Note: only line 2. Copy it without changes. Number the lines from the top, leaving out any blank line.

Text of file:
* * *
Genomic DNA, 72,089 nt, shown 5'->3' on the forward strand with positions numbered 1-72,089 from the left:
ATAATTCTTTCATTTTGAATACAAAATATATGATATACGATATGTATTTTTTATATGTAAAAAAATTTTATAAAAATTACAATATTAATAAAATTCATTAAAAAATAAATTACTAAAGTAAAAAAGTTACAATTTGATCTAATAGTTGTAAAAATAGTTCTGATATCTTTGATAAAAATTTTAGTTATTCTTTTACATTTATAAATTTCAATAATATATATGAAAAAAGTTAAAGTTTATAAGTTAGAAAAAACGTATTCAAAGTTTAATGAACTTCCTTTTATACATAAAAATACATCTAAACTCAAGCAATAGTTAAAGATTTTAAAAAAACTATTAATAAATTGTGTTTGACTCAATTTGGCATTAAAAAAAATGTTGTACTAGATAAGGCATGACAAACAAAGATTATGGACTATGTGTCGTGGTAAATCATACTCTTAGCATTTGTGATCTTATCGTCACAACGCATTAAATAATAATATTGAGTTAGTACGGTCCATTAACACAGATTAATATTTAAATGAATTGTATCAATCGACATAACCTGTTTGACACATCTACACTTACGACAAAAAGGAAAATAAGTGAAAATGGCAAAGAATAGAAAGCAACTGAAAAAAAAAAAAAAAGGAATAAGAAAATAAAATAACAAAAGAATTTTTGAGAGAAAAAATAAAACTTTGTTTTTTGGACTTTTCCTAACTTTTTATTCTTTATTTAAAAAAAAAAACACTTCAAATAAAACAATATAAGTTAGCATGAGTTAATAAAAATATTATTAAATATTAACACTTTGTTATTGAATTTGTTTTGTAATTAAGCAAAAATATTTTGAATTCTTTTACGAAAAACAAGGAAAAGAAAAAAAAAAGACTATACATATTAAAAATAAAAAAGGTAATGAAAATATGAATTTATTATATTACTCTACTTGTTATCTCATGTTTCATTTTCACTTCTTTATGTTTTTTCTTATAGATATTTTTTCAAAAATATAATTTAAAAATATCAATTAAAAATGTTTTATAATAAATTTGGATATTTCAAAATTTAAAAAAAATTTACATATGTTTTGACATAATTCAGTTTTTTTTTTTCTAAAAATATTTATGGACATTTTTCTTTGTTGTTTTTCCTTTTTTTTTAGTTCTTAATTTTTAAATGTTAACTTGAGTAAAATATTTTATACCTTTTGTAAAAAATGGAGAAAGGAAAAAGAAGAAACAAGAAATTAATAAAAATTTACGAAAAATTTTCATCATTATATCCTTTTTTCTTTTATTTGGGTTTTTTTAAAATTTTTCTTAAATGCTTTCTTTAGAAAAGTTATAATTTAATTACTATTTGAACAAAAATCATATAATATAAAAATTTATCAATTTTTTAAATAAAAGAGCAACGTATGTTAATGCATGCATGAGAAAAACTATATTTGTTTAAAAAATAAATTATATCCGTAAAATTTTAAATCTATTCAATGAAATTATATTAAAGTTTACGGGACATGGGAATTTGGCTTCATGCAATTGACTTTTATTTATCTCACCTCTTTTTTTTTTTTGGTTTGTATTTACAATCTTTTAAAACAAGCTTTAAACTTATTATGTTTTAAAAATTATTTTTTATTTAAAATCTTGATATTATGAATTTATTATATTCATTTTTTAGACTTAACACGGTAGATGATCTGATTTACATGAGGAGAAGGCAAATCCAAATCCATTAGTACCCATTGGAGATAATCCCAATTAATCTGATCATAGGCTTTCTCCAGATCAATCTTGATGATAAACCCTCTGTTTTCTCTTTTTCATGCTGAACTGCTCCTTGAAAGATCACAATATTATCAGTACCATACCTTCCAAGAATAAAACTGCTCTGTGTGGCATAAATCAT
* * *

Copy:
ATAATTCTTTCATTTTGAATACAAAATATATGATATACGATATGTATTTTTTATATGTAAAAAAATTTTATAAAAATTACAATATTAATAAAATTCATTAAAAAATAAATTACTAAAGTAAAAAAGTTACAATTTGATCTAATAGTTGTAAAAATAGTTCTGATATCTTTGATAAAAATTTTAGTTATTCTTTTACATTTATAAATTTCAATAATATATATGAAAAAAGTTAAAGTTTATAAGTTAGAAAAAACGTATTCAAAGTTTAATGAACTTCCTTTTATACATAAAAATACATCTAAACTCAAGCAATAGTTAAAGATTTTAAAAAAACTATTAATAAATTGTGTTTGACTCAATTTGGCATTAAAAAAAATGTTGTACTAGATAAGGCATGACAAACAAAGATTATGGACTATGTGTCGTGGTAAATCATACTCTTAGCATTTGTGATCTTATCGTCACAACGCATTAAATAATAATATTGAGTTAGTACGGTCCATTAACACAGATTAATATTTAAATGAATTGTATCAATCGACATAACCTGTTTGACACATCTACACTTACGACAAAAAGGAAAATAAGTGAAAATGGCAAAGAATAGAAAGCAACTGAAAAAAAAAAAAAAAGGAATAAGAAAATAAAATAACAAAAGAATTTTTGAGAGAAAAAATAAAACTTTGTTTTTTGGACTTTTCCTAACTTTTTATTCTTTATTTAAAAAAAAAAACACTTCAAATAAAACAATATAAGTTAGCATGAGTTAATAAAAATATTATTAAATATTAACACTTTGTTATTGAATTTGTTTTGTAATTAAGCAAAAATATTTTGAATTCTTTTACGAAAAACAAGGAAAAGAAAAAAAAAAGACTATACATATTAAAAATAAAAAAGGTAATGAAAATATGAATTTATTATATTACTCTACTTGTTATCTCATGTTTCATTTTCACTTCTTTATGTTTTTTCTTATAGATATTTTTTCAAAAATATAATTTAAAAATATCAATTAAAAATGTTTTATAATAAATTTGGATATTTCAAAATTTAAAAAAAATTTACATATGTTTTGACATAATTCAGTTTTTTTTTTTCTAAAAATATTTATGGACATTTTTCTTTGTTGTTTTTCCTTTTTTTTTAGTTCTTAATTTTTAAATGTTAACTTGAGTAAAATATTTTATACCTTTTGTAAAAAATGGAGAAAGGAAAAAGAAGAAACAAGAAATTAATAAAAATTTACGAAAAATTTTCATCATTATATCCTTTTTTCTTTTATTTGGGTTTTTTTAAAATTTTTCTTAAATGCTTTCTTTAGAAAAGTTATAATTTAATTACTATTTGAACAAAAATCATATAATATAAAAATTTATCAATTTTTTAAATAAAAGAGCAACGTATGTTAATGCATGCATGAGAAAAACTATATTTGTTTAAAAAATAAATTATATCCGTAAAATTTTAAATCTATTCAATGAAATTATATTAAAGTTTACGGGACATGGGAATTTGGCTTCATGCAATTGACTTTTATTTATCTCACCTCTTTTTTTTTTTTGGTTTGTATTTACAATCTTTTAAAACAAGCTTTAAACTTATTATGTTTTAAAAATTATTTTTTATTTAAAATCTTGATATTATGAATTTATTATATTCATTTTTTAGACTTAACACGGTAGATGATCTGATTTACATGAGGAGAAGGCAAATCCAAATCCATTAGTACCCATTGGAGATAATCCCAATTAATCTGATCATAGGCTTTCTCCAGATCAATCTTGATGATAAACCCTCTGTTTTCTCTTTTTCATGCTGAACTGCTCCTTGAAAGATCACAATATTATCAGTACCATACCTTCCAAGAATAAAACTGCTCTGTGTGGCATAAATCAT